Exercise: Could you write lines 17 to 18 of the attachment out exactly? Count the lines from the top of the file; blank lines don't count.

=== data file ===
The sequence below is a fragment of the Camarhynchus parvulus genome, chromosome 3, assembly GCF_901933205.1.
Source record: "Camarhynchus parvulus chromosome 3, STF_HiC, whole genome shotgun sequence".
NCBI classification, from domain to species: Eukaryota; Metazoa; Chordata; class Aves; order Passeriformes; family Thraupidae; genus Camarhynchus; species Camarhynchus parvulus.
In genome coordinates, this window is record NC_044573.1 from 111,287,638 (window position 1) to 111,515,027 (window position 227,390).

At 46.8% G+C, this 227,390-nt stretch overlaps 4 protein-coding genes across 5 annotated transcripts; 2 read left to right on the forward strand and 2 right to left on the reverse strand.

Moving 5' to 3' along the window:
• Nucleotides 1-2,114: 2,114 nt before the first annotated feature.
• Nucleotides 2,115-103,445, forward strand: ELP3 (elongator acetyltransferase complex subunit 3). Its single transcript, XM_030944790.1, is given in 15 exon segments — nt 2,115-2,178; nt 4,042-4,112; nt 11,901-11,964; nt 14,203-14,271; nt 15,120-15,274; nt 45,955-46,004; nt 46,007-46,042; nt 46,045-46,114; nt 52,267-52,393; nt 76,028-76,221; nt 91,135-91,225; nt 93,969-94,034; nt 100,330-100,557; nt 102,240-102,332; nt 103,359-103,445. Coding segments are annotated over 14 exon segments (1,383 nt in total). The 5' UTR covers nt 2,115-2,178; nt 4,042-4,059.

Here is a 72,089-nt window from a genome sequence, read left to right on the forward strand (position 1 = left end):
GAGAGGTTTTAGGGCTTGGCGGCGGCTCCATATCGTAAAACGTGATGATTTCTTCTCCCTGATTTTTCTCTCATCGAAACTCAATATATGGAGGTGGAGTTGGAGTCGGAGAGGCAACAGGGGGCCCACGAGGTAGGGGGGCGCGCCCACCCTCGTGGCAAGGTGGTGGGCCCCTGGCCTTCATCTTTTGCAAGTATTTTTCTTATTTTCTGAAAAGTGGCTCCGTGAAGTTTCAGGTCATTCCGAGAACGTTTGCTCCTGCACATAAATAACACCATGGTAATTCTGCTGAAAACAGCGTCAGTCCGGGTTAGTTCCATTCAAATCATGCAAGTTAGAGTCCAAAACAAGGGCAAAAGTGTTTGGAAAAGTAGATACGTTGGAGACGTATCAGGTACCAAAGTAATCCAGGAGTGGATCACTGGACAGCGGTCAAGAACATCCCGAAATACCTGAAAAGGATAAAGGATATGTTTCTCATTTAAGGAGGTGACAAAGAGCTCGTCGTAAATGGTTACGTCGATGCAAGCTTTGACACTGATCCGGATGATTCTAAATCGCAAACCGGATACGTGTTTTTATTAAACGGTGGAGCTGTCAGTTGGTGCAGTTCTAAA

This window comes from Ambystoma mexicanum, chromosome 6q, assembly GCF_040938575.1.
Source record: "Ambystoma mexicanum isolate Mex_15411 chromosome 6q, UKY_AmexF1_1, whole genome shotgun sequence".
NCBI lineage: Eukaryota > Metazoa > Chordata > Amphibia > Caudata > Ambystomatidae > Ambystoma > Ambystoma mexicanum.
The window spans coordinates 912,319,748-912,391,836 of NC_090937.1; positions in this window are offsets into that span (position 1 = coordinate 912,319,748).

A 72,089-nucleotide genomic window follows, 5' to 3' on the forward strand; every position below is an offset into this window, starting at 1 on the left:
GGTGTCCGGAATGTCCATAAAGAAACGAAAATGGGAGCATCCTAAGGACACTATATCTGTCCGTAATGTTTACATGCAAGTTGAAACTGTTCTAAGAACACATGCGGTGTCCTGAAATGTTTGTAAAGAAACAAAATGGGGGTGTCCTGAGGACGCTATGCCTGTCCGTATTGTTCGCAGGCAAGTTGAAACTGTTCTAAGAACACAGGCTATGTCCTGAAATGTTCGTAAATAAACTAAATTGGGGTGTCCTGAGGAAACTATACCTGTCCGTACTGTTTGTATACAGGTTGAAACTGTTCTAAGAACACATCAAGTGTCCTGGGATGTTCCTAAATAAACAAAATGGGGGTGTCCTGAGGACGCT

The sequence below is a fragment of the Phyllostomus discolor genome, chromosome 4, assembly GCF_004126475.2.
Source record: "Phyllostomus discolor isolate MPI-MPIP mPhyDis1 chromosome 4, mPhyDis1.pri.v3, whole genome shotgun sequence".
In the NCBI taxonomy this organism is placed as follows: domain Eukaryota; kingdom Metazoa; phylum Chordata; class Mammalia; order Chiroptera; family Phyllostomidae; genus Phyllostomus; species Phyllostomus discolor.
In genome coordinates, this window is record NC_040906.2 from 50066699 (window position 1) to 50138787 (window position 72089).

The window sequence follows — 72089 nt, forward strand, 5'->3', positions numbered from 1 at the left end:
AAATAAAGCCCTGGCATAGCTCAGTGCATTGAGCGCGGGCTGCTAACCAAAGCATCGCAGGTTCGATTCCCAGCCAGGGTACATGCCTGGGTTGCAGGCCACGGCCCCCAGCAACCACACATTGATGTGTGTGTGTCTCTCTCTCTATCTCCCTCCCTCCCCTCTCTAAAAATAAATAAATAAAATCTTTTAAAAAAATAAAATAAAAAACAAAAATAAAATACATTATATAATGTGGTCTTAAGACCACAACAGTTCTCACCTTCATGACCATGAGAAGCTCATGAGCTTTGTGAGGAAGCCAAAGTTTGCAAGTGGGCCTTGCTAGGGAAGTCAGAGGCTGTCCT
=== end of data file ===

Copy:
The sequence below is a fragment of the Phyllostomus discolor genome, chromosome 4, assembly GCF_004126475.2.
Source record: "Phyllostomus discolor isolate MPI-MPIP mPhyDis1 chromosome 4, mPhyDis1.pri.v3, whole genome shotgun sequence".